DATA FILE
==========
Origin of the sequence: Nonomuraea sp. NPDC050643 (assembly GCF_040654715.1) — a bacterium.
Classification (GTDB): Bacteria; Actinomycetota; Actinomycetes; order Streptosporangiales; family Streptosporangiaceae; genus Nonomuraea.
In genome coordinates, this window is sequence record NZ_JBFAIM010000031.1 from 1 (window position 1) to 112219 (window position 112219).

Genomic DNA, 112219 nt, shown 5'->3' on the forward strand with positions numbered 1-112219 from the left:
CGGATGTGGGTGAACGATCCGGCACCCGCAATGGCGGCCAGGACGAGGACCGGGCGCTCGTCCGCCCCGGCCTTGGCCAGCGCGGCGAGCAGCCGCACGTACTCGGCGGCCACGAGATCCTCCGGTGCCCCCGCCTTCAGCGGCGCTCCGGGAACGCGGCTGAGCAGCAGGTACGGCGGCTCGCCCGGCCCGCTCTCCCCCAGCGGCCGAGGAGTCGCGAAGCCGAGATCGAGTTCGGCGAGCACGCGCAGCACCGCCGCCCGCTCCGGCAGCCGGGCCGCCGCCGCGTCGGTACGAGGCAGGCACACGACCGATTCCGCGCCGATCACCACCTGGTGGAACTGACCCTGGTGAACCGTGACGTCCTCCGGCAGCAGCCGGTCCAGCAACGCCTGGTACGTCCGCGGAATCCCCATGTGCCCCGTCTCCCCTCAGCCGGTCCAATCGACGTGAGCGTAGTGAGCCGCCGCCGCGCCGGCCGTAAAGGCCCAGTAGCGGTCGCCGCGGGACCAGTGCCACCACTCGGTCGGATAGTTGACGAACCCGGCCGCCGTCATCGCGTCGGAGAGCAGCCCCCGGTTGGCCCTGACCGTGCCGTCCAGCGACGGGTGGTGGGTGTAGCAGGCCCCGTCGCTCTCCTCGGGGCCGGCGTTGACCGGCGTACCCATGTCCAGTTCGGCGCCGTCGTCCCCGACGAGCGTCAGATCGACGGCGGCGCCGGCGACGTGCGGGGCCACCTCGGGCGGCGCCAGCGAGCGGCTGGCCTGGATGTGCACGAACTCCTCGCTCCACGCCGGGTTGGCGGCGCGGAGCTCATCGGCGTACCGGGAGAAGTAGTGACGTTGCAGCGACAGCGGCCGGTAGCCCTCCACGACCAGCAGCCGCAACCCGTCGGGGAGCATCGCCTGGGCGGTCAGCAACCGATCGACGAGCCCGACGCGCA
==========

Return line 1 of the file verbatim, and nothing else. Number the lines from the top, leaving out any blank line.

Origin of the sequence: Nonomuraea sp. NPDC050643 (assembly GCF_040654715.1) — a bacterium.